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New Book Review: Bitcoin and Cryptocurrency Technologies

For anyone serious about understanding the technical inner workings of Bitcoin, Princeton University Press will be releasing a new textbook later this year: Bitcoin and Cryptocurrency Technologies. After studying this book and doing the exercises, you will understand how Bitcoin works in detail, and see why there is so much commercial interest surrounding blockchain technology, not to mention the potential social and political ramifications. This book is both technically rigorous and very accessible—an indispensable reference for any serious student of cryptocurrencies. CryptoIQ’s very own Research Director, Albert Szmigielski, is mentioned in the Introduction for his help in reviewing the text. A free draft version of the book is available here. Check it out! -Paul Jones

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Compiling Bitcoin Classic from Source on Ubuntu

by Albert Szmigielski If you would like to run Bitcoin Classic and you want to build it from source here is the way to do it. In your terminal navigate to the directory you want Bitcoin Classic to reside in. Then clone the GitHub repository:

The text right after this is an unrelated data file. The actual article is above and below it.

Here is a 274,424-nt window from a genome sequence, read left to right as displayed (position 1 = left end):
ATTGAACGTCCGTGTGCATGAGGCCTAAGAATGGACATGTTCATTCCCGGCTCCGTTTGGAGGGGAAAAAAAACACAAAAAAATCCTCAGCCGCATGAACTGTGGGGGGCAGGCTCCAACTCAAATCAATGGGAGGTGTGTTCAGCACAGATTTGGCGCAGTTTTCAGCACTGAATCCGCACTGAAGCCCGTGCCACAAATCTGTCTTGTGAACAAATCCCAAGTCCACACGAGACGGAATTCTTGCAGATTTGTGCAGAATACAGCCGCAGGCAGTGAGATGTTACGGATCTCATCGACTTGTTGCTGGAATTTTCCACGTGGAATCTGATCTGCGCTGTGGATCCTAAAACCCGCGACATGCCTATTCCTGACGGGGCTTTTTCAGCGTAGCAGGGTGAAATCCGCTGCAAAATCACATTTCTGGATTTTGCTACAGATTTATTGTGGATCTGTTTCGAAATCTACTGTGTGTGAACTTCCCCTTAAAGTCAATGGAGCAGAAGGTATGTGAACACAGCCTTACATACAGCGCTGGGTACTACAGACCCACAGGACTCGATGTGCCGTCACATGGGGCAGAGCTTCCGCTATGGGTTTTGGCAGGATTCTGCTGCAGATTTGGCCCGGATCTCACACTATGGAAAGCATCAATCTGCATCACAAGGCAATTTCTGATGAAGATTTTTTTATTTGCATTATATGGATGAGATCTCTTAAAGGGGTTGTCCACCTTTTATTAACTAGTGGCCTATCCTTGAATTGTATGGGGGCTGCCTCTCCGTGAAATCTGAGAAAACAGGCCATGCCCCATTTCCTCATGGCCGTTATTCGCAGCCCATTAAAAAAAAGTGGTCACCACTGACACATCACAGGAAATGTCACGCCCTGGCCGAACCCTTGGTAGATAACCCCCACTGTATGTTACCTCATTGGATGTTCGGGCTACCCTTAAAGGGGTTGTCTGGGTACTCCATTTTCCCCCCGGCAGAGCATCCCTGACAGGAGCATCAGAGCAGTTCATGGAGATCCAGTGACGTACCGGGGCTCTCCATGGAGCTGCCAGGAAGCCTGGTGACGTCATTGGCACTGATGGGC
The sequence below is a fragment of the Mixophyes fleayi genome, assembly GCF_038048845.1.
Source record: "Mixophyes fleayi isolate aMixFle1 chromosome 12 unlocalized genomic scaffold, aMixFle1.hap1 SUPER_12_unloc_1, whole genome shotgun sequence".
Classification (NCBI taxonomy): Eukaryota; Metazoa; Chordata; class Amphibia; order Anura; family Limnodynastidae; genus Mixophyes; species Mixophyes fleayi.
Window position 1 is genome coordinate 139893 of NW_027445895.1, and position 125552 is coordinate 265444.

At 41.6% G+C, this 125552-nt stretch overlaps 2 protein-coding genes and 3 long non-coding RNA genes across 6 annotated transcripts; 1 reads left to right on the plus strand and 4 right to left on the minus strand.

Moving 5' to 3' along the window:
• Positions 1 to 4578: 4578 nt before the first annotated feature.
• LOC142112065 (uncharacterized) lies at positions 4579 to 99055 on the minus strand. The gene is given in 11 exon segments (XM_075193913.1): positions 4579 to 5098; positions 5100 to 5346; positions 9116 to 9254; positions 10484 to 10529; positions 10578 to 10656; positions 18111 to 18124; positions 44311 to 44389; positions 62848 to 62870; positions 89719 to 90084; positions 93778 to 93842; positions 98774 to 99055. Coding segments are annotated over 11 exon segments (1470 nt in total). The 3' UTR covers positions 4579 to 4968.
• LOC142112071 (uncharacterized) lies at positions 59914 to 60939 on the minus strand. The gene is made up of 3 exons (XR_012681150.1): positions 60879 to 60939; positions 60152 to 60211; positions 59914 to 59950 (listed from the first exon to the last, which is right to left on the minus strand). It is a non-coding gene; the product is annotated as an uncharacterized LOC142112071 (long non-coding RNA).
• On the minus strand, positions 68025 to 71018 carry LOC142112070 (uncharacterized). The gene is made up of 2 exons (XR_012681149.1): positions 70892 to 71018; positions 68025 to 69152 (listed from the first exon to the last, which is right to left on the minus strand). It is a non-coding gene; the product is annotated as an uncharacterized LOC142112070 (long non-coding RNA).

cd into the Bitcoin classic directory

checkout the branch with 2MB support

Now run the autogen, and configure scripts

If any of the dependencies are missing then configure will let you know, install the dependencies (see below) and try again from ./configure If all the dependencies are met you can now build (this will take a few minutes)

optionally you can also install

If all the dependencies were met

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Bitcoin: The Maximum Block Size Debate, Much Ado About Nothing?

Headlines Can Deceive News headlines can be like movie trailers. Too short to give an accurate picture of the full story—designed to grab attention and often deceptive. This article will explain in layman’s terms the issues surrounding one of the hottest Bitcoin * topics of late, known as “the maximum block size debate”. There is a lot of confusion swirling around the media. For those lacking insight into the mechanics of Bitcoin, simply scanning headlines can leave a misinformed impression. Mike Hearn, a former core developer, recently created major commotion with his blog post titled, The resolution of the Bitcoin experiment [1]. His post was followed by a prominent article in the New York Times, sounding a premature death knell